Nevertheless, apart from announcing a top-to-bottom China review in January, Biden hasn't adopted any tangible action to simmer down the U.S. trade disputes with China, including reducing or eliminating duties on $350 billion Chinese goods. It is despite the fact that this administrative incapacity has harmed U.S. economy and national competitiveness by raising the manufacturing costs for American manufacturers.

The contradictions, such as Yellen's criticism of tariffs hurting U.S. consumers and the phase one deal, slow review process and amplified sanctions on Chinese companies will bewilder and disappoint U.S. business leaders who campaigned for and welcomed Biden. Still, the U.S. industry isn't as pessimistic about a thaw in the China-U.S. relationship as it was prior to the Xi-Biden virtual summit in November, and it has urged the administration to reduce "harmful Section 301 tariffs and broaden the tariff exclusion process" to curb the inflationary spiral.

Rising prices are one major factor for Biden's popularity decline, notwithstanding odd gains in GDP and employment numbers. Tariffs on imports from China couldn't protect American jobs; they cost America 300,000 manufacturing jobs, said Kamala Harris in her vice-presidential debate with Mike Pence. With inflation acting as a "repressive tax" overburdening the poor and negatively impacting the domestic consumers using mostly Chinese goods, tax rate hike would squeeze business operations and slow the U.S. economic growth.

Trump's trade war with China was a sharp divergence from the U.S. decades-old credo of free trade and open markets. Ideas such as "cap-and-trade system," based on an outdated 1980s proposal by issuing dollar-equivalent import certificates to exporters to reduce trade deficit, will do little to repair the tensed trade ties between the two largest economies as well as drive up inflation for American consumers.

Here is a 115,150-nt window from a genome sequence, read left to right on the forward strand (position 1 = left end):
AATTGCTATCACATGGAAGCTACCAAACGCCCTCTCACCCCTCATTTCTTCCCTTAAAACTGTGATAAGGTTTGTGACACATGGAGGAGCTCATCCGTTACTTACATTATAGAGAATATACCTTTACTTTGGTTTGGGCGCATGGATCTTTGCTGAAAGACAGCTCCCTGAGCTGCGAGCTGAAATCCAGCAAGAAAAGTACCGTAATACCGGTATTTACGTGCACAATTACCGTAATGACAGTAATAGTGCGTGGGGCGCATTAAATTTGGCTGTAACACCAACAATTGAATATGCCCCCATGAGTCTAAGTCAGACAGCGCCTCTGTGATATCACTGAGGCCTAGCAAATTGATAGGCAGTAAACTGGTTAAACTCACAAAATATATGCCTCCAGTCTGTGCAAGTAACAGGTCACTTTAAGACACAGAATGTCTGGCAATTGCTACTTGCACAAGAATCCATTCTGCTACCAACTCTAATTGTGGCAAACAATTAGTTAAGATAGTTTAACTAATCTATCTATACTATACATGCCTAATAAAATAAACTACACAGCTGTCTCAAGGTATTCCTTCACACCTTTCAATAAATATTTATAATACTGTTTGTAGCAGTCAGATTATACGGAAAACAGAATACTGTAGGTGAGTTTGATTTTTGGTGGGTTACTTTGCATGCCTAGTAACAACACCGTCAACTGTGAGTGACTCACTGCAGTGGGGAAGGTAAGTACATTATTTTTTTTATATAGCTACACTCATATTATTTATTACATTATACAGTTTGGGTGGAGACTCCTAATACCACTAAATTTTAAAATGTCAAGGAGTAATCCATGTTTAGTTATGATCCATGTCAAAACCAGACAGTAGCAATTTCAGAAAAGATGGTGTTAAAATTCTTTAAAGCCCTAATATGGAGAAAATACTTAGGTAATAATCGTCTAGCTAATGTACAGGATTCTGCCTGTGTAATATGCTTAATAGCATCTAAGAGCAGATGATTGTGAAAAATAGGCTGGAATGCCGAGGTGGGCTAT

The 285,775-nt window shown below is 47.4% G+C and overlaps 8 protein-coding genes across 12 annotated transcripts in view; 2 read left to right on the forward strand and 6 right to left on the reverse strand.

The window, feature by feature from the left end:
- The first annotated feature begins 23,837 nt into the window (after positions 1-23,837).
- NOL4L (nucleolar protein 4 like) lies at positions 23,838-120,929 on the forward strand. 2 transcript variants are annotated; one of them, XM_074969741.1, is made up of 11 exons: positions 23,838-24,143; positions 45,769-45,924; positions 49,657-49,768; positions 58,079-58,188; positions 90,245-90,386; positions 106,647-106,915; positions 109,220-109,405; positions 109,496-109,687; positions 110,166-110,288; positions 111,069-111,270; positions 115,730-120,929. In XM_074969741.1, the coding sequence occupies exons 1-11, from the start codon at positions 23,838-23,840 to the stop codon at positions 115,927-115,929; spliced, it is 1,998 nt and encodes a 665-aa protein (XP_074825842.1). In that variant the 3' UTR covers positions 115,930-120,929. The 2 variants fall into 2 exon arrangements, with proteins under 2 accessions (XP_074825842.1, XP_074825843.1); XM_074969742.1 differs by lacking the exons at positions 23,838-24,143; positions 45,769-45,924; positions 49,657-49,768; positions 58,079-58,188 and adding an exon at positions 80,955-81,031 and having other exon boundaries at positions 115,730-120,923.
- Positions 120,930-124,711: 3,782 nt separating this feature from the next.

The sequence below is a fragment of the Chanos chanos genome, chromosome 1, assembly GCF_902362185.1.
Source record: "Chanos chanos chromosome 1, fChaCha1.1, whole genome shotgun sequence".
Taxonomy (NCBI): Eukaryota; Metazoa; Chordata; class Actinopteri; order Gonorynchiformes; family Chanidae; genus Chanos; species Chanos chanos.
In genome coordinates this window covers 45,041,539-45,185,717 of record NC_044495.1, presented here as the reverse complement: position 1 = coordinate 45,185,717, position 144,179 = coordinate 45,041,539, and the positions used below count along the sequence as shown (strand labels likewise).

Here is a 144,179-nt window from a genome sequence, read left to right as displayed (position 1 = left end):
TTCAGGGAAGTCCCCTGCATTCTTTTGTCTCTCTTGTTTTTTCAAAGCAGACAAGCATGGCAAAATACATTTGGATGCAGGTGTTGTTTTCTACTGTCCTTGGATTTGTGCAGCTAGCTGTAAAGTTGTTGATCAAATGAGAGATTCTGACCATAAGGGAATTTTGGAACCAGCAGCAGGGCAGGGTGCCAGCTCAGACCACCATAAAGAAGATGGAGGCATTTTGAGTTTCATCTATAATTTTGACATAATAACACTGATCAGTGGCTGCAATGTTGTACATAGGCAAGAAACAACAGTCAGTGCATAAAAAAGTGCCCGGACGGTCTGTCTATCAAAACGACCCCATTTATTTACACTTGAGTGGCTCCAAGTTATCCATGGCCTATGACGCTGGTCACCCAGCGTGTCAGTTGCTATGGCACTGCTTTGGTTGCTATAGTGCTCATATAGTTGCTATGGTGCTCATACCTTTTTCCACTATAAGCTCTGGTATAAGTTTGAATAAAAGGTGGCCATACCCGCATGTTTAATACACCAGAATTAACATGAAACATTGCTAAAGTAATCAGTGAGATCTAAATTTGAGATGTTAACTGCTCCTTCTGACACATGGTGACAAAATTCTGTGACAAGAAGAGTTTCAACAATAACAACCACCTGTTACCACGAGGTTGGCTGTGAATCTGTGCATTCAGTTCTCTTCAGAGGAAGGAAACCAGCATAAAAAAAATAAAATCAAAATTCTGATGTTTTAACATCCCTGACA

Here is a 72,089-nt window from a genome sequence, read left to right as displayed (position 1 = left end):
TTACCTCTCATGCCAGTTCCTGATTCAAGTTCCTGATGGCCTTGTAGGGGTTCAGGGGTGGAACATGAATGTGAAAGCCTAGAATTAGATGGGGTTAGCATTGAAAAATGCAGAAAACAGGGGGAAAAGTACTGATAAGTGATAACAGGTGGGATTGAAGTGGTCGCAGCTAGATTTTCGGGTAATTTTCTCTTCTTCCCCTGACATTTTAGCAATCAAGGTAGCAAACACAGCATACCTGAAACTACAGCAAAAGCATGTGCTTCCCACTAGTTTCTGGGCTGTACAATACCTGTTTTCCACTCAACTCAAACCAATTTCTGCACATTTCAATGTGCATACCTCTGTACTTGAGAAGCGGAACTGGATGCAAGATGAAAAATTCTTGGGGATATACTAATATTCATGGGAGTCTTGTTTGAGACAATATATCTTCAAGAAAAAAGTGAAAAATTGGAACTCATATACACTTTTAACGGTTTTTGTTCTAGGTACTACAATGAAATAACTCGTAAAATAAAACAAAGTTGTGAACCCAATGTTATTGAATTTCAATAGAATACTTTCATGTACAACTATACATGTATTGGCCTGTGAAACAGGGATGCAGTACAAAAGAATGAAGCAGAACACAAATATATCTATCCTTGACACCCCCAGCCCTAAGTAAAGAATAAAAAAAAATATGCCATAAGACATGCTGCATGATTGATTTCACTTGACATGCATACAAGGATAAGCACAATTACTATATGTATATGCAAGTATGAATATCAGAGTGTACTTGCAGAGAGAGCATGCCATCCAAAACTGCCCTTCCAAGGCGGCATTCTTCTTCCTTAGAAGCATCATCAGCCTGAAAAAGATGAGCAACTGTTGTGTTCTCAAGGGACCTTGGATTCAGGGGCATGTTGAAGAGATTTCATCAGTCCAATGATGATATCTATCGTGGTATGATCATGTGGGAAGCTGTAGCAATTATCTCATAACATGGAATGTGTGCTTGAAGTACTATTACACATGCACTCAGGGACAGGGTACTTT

In an article for the Wall Street Journal, former U.S. officials blasted Biden's "worker-centric" policies that were "gouging" Americans and stoking inflation. While his strategy to toe Trump's line on trade war with Beijing won't stop the vertical rise in the prices of household items, risks of stagflation and frustration stemming from the U.S. president's inaction would make 2022 a challenging year for the administration.

Controversial legislations like "Uygur Forced Labor Protection Act" – just before the largest global trade deal among 15 countries excluding the U.S. known as Regional Comprehensive Economic Partnership took effect on January 1 – was an attempt to disrupt the global trade and regional harmony. The move out of sheer frustration exposed the so-called America's indispensability in international trade and is likely to backfire since it would further feed the almost five-fold inflation in the country.

Biden's initial $1.9 trillion early economic recovery plan was warned of a "nasty" spike in inflation not seen in a "generation" by the prominent economists. As the White House sought even more fiscal stimulus, they in May foresaw the threat of the economy overheating and a price boom. Rather than stopgap solutions, the U.S. president should strengthen supply chain cooperation with China and come up with an unequivocal answer to the entrenched tariff issue, brunt of which is borne by American companies and consumers and that remains one of the core factors behind high inflation in the United States.